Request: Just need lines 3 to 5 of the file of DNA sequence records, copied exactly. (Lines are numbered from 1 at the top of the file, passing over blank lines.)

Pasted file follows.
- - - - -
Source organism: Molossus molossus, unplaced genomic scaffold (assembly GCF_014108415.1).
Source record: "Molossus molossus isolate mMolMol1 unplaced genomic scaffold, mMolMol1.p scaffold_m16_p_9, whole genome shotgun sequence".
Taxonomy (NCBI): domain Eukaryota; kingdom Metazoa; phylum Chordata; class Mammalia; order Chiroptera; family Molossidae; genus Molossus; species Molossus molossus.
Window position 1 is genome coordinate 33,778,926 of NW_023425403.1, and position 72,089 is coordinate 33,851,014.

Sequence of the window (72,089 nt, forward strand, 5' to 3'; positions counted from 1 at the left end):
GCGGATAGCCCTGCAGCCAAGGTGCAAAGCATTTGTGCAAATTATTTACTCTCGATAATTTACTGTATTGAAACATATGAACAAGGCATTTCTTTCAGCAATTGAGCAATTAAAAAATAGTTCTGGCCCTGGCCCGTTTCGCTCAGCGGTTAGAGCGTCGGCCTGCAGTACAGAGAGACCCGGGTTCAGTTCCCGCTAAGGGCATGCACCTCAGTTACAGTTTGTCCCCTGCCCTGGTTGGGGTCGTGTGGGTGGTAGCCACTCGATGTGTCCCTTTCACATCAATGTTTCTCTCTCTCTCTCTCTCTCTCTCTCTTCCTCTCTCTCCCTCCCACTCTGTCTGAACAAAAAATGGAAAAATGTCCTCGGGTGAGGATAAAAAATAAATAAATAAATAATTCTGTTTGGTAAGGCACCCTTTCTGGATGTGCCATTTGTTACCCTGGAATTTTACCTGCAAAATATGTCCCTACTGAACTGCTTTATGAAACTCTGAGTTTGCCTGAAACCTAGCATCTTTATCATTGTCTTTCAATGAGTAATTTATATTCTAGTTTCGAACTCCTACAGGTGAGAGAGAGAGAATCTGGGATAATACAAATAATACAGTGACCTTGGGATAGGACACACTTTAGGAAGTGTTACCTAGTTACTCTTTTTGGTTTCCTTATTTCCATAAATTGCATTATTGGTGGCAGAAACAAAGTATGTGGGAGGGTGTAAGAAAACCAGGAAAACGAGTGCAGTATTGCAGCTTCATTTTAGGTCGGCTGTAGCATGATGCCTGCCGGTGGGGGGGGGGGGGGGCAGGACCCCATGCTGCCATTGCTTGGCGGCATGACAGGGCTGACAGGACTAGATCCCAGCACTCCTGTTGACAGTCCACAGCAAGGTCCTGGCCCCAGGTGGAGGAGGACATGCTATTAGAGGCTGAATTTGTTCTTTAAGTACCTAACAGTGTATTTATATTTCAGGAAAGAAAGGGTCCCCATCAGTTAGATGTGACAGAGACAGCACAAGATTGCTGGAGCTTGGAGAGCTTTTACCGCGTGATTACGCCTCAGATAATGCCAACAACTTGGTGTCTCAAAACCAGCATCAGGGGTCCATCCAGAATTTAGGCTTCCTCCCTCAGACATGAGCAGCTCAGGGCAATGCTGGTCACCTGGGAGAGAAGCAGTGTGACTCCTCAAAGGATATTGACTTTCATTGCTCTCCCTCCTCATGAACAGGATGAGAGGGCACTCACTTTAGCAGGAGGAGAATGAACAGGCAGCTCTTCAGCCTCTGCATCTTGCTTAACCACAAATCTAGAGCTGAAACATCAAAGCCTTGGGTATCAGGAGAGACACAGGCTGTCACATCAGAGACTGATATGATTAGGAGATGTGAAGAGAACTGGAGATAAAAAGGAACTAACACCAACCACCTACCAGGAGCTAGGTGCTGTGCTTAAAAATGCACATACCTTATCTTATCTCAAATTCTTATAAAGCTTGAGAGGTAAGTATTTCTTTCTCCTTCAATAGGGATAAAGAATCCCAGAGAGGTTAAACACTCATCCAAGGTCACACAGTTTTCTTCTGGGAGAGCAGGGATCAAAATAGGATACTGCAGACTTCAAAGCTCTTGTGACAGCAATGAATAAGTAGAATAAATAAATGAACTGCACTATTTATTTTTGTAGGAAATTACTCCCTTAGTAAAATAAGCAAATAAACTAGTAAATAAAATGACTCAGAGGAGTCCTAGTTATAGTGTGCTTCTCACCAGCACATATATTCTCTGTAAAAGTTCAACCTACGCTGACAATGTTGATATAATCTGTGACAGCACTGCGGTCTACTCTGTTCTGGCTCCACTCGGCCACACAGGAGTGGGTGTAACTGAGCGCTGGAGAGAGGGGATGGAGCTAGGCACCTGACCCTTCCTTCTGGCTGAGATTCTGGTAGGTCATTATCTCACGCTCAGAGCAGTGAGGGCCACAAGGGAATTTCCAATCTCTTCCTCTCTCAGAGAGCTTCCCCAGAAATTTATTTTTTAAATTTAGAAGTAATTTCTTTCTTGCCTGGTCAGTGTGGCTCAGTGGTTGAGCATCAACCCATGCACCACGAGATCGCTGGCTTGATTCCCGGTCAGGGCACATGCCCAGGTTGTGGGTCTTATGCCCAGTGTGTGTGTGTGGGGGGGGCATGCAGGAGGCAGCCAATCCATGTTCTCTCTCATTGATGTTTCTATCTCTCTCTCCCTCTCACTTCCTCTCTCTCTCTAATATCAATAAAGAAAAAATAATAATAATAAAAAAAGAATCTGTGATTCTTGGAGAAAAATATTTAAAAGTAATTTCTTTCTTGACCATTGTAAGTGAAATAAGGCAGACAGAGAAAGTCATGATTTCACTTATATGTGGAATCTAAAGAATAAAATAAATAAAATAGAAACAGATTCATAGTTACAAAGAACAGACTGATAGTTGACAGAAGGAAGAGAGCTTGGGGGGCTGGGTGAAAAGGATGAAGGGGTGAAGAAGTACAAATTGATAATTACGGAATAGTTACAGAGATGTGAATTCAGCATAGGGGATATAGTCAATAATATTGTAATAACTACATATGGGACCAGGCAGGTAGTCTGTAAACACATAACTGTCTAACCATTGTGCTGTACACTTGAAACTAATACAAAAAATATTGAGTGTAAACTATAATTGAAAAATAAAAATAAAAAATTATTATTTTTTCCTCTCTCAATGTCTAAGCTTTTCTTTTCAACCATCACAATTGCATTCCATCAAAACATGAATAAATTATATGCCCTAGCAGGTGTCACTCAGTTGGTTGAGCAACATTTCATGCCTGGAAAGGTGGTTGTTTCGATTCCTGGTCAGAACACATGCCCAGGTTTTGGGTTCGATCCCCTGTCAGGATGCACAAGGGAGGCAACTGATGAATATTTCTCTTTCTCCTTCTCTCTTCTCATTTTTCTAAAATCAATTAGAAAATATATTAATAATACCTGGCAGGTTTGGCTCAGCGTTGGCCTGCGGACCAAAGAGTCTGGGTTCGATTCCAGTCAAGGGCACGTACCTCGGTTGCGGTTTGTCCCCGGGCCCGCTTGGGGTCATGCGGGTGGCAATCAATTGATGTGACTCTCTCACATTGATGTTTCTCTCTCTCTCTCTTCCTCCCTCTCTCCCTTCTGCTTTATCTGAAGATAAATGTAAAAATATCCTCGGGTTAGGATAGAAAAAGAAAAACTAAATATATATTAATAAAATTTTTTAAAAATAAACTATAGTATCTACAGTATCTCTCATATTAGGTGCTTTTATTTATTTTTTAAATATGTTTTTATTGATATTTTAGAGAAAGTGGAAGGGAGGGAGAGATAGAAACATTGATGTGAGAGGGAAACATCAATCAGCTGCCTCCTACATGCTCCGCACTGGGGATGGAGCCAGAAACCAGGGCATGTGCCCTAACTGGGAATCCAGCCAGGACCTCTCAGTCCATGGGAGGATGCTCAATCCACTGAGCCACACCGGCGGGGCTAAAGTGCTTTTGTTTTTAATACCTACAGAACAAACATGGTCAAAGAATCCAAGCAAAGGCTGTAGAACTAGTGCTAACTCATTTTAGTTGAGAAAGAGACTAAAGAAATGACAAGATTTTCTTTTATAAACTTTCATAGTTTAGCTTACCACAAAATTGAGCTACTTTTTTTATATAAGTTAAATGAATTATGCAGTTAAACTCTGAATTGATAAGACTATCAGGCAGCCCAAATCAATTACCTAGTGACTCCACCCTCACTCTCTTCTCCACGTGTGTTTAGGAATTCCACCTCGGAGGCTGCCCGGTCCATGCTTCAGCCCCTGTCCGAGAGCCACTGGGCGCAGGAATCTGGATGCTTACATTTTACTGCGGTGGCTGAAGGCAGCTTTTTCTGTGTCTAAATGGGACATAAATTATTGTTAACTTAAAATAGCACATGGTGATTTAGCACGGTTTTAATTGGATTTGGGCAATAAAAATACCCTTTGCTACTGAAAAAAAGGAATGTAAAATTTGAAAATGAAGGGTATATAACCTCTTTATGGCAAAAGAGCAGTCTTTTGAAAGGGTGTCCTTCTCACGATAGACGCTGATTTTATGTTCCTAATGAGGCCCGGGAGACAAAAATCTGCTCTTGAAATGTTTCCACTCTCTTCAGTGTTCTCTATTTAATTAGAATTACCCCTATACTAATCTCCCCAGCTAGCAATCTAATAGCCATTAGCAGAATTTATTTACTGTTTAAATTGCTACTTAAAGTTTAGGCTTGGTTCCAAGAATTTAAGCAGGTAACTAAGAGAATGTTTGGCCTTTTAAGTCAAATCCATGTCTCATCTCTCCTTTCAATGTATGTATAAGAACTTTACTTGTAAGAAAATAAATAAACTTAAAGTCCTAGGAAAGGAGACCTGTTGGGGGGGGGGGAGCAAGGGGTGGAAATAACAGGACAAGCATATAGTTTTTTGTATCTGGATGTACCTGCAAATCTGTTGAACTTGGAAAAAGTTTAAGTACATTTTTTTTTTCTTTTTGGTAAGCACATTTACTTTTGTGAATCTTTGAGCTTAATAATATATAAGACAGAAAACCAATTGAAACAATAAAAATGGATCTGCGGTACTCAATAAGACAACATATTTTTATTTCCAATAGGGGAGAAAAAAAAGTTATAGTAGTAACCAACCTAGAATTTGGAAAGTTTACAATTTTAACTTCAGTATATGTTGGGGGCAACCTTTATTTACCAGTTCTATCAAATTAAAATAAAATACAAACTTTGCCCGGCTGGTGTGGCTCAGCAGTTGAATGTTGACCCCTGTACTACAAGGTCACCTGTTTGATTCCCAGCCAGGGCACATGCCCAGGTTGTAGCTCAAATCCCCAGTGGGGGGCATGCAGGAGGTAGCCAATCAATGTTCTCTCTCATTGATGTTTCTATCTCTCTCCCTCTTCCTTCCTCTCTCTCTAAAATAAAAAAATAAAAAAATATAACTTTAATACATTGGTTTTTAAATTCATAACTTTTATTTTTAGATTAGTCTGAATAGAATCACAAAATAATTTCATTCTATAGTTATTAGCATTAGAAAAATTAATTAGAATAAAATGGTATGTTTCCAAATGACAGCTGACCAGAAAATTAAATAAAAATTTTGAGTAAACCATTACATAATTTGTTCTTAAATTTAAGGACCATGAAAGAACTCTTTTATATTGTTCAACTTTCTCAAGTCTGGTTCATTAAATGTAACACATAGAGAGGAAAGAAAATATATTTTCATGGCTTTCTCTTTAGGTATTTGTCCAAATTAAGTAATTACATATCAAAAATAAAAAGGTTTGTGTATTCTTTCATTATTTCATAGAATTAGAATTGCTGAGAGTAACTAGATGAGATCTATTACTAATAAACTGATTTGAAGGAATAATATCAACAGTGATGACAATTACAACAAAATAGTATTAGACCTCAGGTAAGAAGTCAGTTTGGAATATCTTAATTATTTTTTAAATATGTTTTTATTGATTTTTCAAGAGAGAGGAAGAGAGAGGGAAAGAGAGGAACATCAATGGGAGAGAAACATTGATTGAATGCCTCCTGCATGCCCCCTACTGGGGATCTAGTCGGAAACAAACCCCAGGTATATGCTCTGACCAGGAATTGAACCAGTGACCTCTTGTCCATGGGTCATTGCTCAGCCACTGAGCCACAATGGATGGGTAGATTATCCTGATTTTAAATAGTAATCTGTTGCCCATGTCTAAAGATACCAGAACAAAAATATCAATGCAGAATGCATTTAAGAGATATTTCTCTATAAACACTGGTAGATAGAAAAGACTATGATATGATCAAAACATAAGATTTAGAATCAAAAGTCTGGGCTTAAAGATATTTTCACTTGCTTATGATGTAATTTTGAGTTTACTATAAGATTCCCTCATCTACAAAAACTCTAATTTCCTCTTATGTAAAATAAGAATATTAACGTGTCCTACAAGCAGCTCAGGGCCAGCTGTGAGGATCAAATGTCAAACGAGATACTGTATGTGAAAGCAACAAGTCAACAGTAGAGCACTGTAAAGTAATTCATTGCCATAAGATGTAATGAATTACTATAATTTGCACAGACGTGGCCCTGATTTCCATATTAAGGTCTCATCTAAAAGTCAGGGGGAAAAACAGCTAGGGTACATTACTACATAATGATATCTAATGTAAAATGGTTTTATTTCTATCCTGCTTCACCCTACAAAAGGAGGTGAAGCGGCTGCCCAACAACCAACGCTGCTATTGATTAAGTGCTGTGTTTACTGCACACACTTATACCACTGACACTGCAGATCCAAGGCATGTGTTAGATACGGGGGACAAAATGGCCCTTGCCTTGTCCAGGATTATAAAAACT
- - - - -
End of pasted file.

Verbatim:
Taxonomy (NCBI): domain Eukaryota; kingdom Metazoa; phylum Chordata; class Mammalia; order Chiroptera; family Molossidae; genus Molossus; species Molossus molossus.
Window position 1 is genome coordinate 33,778,926 of NW_023425403.1, and position 72,089 is coordinate 33,851,014.

Sequence of the window (72,089 nt, forward strand, 5' to 3'; positions counted from 1 at the left end):